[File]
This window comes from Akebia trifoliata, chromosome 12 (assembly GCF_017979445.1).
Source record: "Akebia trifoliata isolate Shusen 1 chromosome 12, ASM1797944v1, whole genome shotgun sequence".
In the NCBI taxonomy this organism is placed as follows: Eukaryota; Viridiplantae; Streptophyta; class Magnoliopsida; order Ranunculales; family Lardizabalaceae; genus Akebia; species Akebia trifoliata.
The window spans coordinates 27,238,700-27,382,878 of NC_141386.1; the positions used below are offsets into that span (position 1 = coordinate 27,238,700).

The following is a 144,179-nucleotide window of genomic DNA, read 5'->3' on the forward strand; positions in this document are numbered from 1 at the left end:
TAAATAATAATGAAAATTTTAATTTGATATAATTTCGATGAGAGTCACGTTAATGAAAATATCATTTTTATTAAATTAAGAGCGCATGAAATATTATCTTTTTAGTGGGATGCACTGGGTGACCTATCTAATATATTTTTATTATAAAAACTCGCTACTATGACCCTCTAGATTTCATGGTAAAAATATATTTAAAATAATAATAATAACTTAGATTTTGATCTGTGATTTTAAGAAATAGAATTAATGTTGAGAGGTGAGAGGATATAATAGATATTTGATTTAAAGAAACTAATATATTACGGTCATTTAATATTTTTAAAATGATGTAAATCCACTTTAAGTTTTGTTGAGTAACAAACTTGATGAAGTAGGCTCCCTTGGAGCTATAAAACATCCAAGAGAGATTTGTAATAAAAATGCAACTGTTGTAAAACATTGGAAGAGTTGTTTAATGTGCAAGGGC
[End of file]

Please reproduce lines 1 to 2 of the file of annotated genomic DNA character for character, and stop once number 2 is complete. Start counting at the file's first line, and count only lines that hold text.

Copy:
This window comes from Akebia trifoliata, chromosome 12 (assembly GCF_017979445.1).
Source record: "Akebia trifoliata isolate Shusen 1 chromosome 12, ASM1797944v1, whole genome shotgun sequence".